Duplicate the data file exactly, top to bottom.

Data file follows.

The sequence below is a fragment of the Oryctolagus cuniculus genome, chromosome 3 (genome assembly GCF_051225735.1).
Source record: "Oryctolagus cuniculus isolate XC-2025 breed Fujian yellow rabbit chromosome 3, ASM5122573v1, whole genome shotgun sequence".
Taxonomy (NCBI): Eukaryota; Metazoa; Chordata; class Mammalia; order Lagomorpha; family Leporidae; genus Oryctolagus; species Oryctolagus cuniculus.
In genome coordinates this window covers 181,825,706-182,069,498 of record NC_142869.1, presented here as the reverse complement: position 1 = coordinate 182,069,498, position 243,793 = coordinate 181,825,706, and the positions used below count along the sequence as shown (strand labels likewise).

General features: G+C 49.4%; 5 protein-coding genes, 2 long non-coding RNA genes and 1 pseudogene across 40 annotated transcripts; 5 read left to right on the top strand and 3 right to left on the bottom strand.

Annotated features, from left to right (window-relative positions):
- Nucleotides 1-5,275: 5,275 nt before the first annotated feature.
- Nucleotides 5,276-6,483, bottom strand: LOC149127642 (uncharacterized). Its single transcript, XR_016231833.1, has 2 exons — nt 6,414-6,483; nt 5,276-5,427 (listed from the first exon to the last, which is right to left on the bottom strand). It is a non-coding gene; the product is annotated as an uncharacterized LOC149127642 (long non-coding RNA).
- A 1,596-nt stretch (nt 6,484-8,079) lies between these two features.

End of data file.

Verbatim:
The sequence below is a fragment of the Oryctolagus cuniculus genome, chromosome 3 (genome assembly GCF_051225735.1).
Source record: "Oryctolagus cuniculus isolate XC-2025 breed Fujian yellow rabbit chromosome 3, ASM5122573v1, whole genome shotgun sequence".
Taxonomy (NCBI): Eukaryota; Metazoa; Chordata; class Mammalia; order Lagomorpha; family Leporidae; genus Oryctolagus; species Oryctolagus cuniculus.
In genome coordinates this window covers 181,825,706-182,069,498 of record NC_142869.1, presented here as the reverse complement: position 1 = coordinate 182,069,498, position 243,793 = coordinate 181,825,706, and the positions used below count along the sequence as shown (strand labels likewise).

General features: G+C 49.4%; 5 protein-coding genes, 2 long non-coding RNA genes and 1 pseudogene across 40 annotated transcripts; 5 read left to right on the top strand and 3 right to left on the bottom strand.

Annotated features, from left to right (window-relative positions):
- Nucleotides 1-5,275: 5,275 nt before the first annotated feature.
- Nucleotides 5,276-6,483, bottom strand: LOC149127642 (uncharacterized). Its single transcript, XR_016231833.1, has 2 exons — nt 6,414-6,483; nt 5,276-5,427 (listed from the first exon to the last, which is right to left on the bottom strand). It is a non-coding gene; the product is annotated as an uncharacterized LOC149127642 (long non-coding RNA).
- A 1,596-nt stretch (nt 6,484-8,079) lies between these two features.